Another appreciative inquiry mini-case study

Be careful of citing companies who do well by doing good!

Death and taxes are certain in this world.  So is the likelihood that any company you quote as doing good will make the headlines in the morning.  I’ve taught for years, and this rule never fails me!

Wal-Mart at its best

So taking my reputation in my hands, I am delighted to pass on another little appreciative inquiry nugget that I spotted in the Management Education briefing circulated by The Economist.

Wal-Mart, the big shop that people love to hate (I’ve never been in one, have you?) did respond well after Hurricane Katrina.  They suprised themselves, as well as their detractors,  and supposedly sparked an ephiphany moment for CEO, Lee Scott.

“What would it take for Wal-Mart to be that company, at our best, all the time?”

Wal-Mart as an example of appreciative inquiry

This simple sentence is typical of appreciative inquiry.  We identify the high point and work out the processes that led us there.  Frequently, we find solutions to a range of problems that we previously thought intractable.

Appreciative inquiry & me

And I ask myself: what will it take for me to be that person, at my best, all the time?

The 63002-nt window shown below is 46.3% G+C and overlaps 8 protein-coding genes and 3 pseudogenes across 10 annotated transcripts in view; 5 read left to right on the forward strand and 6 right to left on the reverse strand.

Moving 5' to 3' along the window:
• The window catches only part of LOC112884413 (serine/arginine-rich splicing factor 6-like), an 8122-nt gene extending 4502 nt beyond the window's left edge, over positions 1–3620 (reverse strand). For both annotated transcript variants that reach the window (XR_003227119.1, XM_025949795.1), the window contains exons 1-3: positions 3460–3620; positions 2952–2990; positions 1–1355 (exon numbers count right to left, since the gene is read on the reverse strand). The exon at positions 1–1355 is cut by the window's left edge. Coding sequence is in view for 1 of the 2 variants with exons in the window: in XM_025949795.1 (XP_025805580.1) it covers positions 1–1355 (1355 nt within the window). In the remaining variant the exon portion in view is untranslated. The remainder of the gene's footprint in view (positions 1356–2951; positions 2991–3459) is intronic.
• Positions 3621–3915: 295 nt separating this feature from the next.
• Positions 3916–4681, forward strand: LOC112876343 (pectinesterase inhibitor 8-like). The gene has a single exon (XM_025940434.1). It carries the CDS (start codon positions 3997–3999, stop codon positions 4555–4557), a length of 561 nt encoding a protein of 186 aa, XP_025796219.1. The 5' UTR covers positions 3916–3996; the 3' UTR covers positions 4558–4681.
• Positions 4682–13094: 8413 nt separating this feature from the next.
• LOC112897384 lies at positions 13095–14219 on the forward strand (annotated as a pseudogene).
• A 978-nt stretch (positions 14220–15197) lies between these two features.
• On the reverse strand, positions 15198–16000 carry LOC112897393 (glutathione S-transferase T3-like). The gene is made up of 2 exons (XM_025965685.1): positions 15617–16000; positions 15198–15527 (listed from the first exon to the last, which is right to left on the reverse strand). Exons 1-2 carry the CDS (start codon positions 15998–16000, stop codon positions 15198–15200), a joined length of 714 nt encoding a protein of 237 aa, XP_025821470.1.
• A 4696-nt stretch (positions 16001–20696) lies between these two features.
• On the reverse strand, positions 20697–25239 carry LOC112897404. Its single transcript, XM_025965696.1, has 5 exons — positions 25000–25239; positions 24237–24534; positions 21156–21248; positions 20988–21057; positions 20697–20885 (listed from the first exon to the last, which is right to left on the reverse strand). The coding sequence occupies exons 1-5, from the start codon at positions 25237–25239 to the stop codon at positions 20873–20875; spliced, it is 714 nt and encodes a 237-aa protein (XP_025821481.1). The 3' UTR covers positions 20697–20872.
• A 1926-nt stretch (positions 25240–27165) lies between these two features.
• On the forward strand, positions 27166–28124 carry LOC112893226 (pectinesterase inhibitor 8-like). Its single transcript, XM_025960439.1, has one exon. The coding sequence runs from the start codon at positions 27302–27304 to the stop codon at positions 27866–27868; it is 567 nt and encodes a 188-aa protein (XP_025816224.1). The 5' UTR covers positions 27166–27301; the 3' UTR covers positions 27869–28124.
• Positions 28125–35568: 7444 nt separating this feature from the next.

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Simultaneity: The future is an arrow that arrives at our feet

Yesterday, I posted on my difficulty explaining the simultaneity principle in positive organizational scholarship and extrapolating the implications for organizational design.  If you can help me, please do!

Today, I followed up a review about a book on New Zealand history in The Economist.  I’ve extracted this quote wholesale:

“Christina Thompson is a New Englander from a trim town outside Boston with a white church and a green. Seven belongs to the Ngapuhi tribe and his family lives in a ramshackle settlement at the end of a dirt road. Ms Thompson is an intellectual in the tradition of the Enlightenment, an editor of the academic Harvard Review. Seven, with his belief in ghosts and aliens, is the very man that tradition hopes to enlighten. She weighs options and makes plans. He sees the future not as an arrow he shoots ahead of him, but as an arrow that arrives at his feet.”

The future is an arrow that arrives at our feet.

I intuit it.  Who can explain it further?

UPDATE:  I first thought of this as the future coming from behind me.  Now I think of myself as standing still and the future coming towards me.  How about you?

Is engendering curiosity a pertinent goal in positive psychology?

How do you explain the simultaneity principle of positive psychology?

Last week, I gave a talk on positive psychology to psychology students at the University of Buckingham. I structured the talk around the five principles of appreciative inquiry which I used to explore positive psychology and the poetry of David Whyte some months ago.

As I linked each principle to what we might do in our lives, when we coach others, and when we design organizations, I felt a little inadequate on the simultaneity principle.

How can we simply explain ideas of emergence and exploring one’s relationship with the world to beginners in our field?

Is curiosity the quality we are hoping to create in our approach to life?  Is curiosity a virtue to be engendered in organizations as part of job design? Continue reading